Making the coupe smaller, however, is clearly not the simple fix. “The 86 maybe can go slightly smaller but it wouldn’t have much of a less weight or make it less cost,” he explains. “At the time when we developed the 86 like that, that was the best balance between cost and [practicality of] usage.
Currently, because technology has advanced more … maybe if you reconsider the same good balance we might be able to make it smaller.” We were fibbing earlier. Toyota has produced a sports car recently, but the tiny S-FR – small, front engine, rear-drive – is at this stage a Japan-only offering.
“The lighter one [sports car] is easier to make. The smaller one automatically you think would be easier to make because it’s smaller, but it’s not that way because it still needs to be safe for accident so all that strength will still be demanded. It remains same [cost]. It’s not that easy to make that smaller car.
“Even the president of Toyota is not considering making a huge profit throughout the 86, but if the profit disappear totally, it is very hard as part of the company policy to [make] the same style. So as soon as they are making even a little bit profit [we] can continue.”
The man who next year notches up three decades working for Toyota would love to see a ‘family’ of 86 variants – including the Shooting Brake displayed at the event – but that fierce internal regime clearly rings in his ear. He needs to be delicate. He has seen Toyota sports cars fall hard before.
“Continuation is something [important] because in the past Toyota make so many sports car and then when the profit goes down they finished every single time and didn’t continue,” Tada-san tells.
“When you think about the user, we should continue. At this current time we are making a profit, so we will of course continue making the 86 and then consider a family. But if we release so many variants of the family that will value down the original. [We should] continue making the original first.”
That ‘original’ is likely to be produced until 2019 – the year Tada-san hints something big could be revealed at the Tokyo motor show. He rejects the suggestion that the facelifted 86 offers few changes, claiming “enormous” improvements have been made to the body rigidity, suspension and stability control tune of the facelifted coupe.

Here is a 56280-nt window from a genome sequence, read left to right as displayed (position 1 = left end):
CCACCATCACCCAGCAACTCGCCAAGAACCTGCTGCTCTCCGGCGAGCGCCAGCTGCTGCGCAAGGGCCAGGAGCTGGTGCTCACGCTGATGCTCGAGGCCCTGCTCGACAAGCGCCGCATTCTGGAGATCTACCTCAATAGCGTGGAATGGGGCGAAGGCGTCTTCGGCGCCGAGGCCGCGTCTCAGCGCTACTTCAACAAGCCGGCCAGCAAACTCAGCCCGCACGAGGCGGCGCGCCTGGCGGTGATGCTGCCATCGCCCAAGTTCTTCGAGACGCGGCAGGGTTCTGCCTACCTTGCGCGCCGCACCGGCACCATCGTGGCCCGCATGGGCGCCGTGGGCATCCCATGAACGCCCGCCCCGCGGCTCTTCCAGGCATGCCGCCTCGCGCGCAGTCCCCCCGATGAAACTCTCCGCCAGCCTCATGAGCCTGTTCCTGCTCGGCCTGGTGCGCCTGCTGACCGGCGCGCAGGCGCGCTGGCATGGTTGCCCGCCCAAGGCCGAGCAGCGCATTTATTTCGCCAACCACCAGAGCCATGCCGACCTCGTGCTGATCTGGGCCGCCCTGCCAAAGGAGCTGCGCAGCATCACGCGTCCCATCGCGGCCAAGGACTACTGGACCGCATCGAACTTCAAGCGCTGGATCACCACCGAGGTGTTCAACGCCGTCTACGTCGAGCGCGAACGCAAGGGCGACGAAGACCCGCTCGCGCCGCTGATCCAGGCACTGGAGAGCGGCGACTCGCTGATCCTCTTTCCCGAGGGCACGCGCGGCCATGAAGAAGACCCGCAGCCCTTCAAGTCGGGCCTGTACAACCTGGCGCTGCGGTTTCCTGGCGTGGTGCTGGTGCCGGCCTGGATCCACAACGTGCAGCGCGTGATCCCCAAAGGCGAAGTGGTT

In quick quips between his rockstar treatment at the festival he admits he would love to build a hot-hatch and hopes the Yaris WRC car would be an indicator of things to come. Ideally Toyota should have its own sports division like Renault Sport or AMG, too – and not necessarily TRD.
But we finish with the big gun: Supra, when is it coming? “Ah, Supra!” he exclaims, visibly excited by the project. "It’s very hard to tell when the Supra will be produced, but regarding the 86 we weren’t really focused on the speed or the power [but] on simply so much fun to drive. When we consider the 86 so many users consider it is not enough power, it is not enough speed, because they want to focus on that.
“But the next release production of the Supra [we] would like to go beyond that. [Something] you can enjoy driving around that comes with the power and comes with the speed.” However, it also appears the production ‘upper sport’ coupe – Toyota’s PR person politely reminds us that the ‘Supra’ name is unconfirmed – will share a development philosophy with the 86.
“[It will be] top of Toyota sports,” he says. “When we produce the 86 so many people ask [about] the rival, but [I] never think about what is the rival. As soon as you make a normal car there is always a rival to compare the ability, but when you talk sports car it’s not that way. It is more a self satisfaction that works out better than putting a target on the competitors.”
But while excess power and indulgent speed – a bit like the celebrity rockstar lifestyle – have their place, the values of this softly spoken engineer still remain crystal clear. “[My] feeling of what is a sports car is 100 per cent reflected into what is the 86,” he says, pausing momentarily. “It is fun to drive.”